F. Hoffman-La Roche Ltd. v. Empagran S. A. - 03-724 (2004)
OCTOBER TERM, 2003
F. HOFFMANN-LA ROCHE LTD. V. EMPAGRAN S.A.
SUPREME COURT OF THE UNITED STATES
F. HOFFMAN-La ROCHE LTD. et al. v. EMPAGRAN S. A. et al.
certiorari to the united states court of appeals for the district of columbia circuit
No. 03–724. Argued April 26, 2004—Decided June 14, 2004
The Foreign Trade Antitrust Improvements Act of 1982 (FTAIA) provides that the Sherman Act “shall not apply to conduct involving trade or commerce … with foreign nations,” 15 U. S. C. §6a, but creates exceptions for conduct that significantly harms imports, domestic commerce, or American exporters. In this case, vitamin purchasers filed a class action alleging that vitamin manufacturers and distributors had engaged in a price-fixing conspiracy, raising vitamin prices in the United States and foreign countries, in violation of the Sherman and Clayton Acts. As relevant here, defendants (petitioners) moved to dismiss the suit as to the foreign purchasers (respondents), foreign companies located abroad, who had purchased vitamins only outside United States commerce. In dismissing respondents’ claims, the District Court applied the FTAIA and found none of its exceptions applicable. The Court of Appeals reversed, concluding that the FTAIA’s exclusionary rule applied, but so did its exception for conduct that has a “direct, substantial and reasonably foreseeable effect” on domestic commerce that “gives rise to a [Sherman Act] claim,” §§6a(1)(A), (2). Assuming that the foreign effect, i.e., higher foreign prices, was independent of the domestic effect, i.e., higher domestic prices, the court nonetheless concluded that the Act’s text, legislative history, and policy goal of deterring harmful price-fixing activity made the lack of connection between the two effects inconsequential.
Held: Where the price-fixing conduct significantly and adversely affects both customers outside and within the United States, but the adverse foreign effect is independent of any adverse domestic effect, the FTAIA exception does not apply, and thus, neither does the Sherman Act, to a claim based solely on the foreign effect. Pp. 4–19.
(a) Respondents’ threshold argument that the transactions fall outside the FTAIA because its general exclusionary rule applies only to conduct involving exports is rejected. The House Judiciary Committee changed the bill’s original language from “export trade or export commerce,” H. R. 5235, to “trade or commerce (other than import trade or import commerce)” deliberately to include commerce that did not involve American exports but was wholly foreign. Pp. 5–6.
(b) The FTAIA exception does not apply here for two reasons. First, this Court ordinarily construes ambiguous statutes to avoid unreasonable interference with other nations’ sovereign authority. This rule of construction reflects customary international law principles and cautions courts to assume that legislators take account of other nations’ legitimate sovereign interests when writing American laws. It thereby helps the potentially conflicting laws of different nations work together in harmony. While applying America’s antitrust laws to foreign conduct can interfere with a foreign nation’s ability to regulate its own commercial affairs, courts have long held such application nonetheless reasonable, and hence consistent with prescriptive comity principles, insofar as the laws reflect a legislative effort to redress domestic antitrust injury caused by foreign anticompetitive conduct. However, it is not reasonable to apply American laws to foreign conduct insofar as that conduct causes independent foreign harm that alone gives rise to a plaintiff’s claim. The risk of interference is the same, but the justification for the interference seems insubstantial. While some of the anticompetitive conduct alleged here took place in America, the higher foreign prices are not the consequence of any domestic anticompetitive conduct sought to be forbidden by Congress, which rather wanted to release domestic (and foreign) anticompetitive conduct from Sherman Act constraint when that conduct causes foreign harm. Contrary to respondents’ claim, the comity concerns remain real as other nations have not in all areas adopted antitrust laws similar to this country’s and, in any event, disagree dramatically about appropriate remedies. Respondents’ alternative argument that case-by-case comity analysis is preferable to an across the board exclusion of foreign injury cases is too complex to prove workable. Second, the FTAIA’s language and history suggest that Congress designed the Act to clarify, perhaps to limit, but not to expand, the Sherman Act’s scope as applied to foreign commerce. There is no significant indication that at the time Congress wrote the FTAIA courts would have thought the Sherman Act applicable in these circumstances, nor do the six cases on which respondents rely warrant a different conclusion. Pp. 6–16.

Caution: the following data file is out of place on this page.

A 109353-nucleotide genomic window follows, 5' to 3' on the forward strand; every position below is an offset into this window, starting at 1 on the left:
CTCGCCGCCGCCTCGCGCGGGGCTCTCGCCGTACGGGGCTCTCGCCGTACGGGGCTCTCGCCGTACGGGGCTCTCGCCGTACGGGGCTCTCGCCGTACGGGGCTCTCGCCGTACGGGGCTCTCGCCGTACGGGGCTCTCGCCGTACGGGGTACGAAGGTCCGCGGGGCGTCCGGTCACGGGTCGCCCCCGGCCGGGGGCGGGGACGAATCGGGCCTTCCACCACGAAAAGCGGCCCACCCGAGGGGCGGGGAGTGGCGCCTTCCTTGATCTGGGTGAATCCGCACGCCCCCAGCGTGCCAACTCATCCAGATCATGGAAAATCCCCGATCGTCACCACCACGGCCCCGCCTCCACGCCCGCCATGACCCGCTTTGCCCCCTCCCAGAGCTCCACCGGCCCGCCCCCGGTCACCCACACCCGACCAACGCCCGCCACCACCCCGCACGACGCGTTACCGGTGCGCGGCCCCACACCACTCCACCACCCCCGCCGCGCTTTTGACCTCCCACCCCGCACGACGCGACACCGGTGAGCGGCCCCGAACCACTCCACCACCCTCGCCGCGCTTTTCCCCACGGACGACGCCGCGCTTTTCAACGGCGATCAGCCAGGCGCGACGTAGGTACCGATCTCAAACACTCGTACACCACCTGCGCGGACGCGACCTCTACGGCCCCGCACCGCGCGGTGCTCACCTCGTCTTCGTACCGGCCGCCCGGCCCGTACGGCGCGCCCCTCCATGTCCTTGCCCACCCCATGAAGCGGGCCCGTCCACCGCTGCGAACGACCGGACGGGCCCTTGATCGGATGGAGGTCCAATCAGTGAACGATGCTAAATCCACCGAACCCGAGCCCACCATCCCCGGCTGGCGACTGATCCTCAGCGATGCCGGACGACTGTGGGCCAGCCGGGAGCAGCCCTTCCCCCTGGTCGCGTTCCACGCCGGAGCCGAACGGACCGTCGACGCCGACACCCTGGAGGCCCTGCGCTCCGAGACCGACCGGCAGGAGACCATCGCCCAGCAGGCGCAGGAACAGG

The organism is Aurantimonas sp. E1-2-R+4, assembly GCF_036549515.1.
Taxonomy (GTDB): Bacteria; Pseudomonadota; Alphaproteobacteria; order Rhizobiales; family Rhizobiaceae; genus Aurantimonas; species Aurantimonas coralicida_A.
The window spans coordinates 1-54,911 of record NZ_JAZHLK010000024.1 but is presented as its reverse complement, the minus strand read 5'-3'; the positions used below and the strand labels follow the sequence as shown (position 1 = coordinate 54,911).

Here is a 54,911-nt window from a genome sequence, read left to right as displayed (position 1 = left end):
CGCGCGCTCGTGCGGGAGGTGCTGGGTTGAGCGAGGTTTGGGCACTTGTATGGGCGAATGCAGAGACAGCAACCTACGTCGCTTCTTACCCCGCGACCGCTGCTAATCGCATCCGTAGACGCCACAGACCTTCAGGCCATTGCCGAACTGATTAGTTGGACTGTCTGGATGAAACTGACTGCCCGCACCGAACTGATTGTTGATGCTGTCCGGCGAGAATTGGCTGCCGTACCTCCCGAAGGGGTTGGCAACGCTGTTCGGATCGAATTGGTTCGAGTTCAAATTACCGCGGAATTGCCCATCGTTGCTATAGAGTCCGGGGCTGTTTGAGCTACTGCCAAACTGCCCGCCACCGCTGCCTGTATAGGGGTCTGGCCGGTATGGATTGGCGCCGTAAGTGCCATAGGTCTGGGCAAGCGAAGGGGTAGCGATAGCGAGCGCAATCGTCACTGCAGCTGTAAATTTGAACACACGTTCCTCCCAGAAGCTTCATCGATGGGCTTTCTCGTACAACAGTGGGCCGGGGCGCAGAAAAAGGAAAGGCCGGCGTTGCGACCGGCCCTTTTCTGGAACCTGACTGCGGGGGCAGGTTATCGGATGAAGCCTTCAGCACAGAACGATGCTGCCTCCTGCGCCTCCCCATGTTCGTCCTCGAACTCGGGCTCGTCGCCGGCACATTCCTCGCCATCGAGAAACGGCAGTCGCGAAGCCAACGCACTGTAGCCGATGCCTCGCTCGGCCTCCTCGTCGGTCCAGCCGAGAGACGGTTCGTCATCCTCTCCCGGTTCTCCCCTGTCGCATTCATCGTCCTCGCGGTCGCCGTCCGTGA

(c) Respondents’ additional linguistic arguments might show a natural reading of the statute, but the comity and history considerations previously discussed make clear that respondents’ reading is not consistent with the FTAIA’s basic intent. Their deterrence-based policy argument is also unavailing in light of the contrary arguments by the antitrust enforcement agencies. Pp. 16–18.
(d) On remand, the Court of Appeals may consider whether respondents properly preserved their alternative argument that the foreign injury here was not in fact independent of the domestic effects; and, if so, it may consider and decide the related claim. Pp. 18–19.
315 F. 3d 338, vacated and remanded.
Breyer, J., delivered the opinion of the Court, in which Rehnquist, C. J., and Stevens, Kennedy, Souter, and Ginsburg, JJ., joined. Scalia, J., filed an opinion concurring in the judgment, in which Thomas, J., joined. O’Connor, J., took no part in the consideration or decision of the case.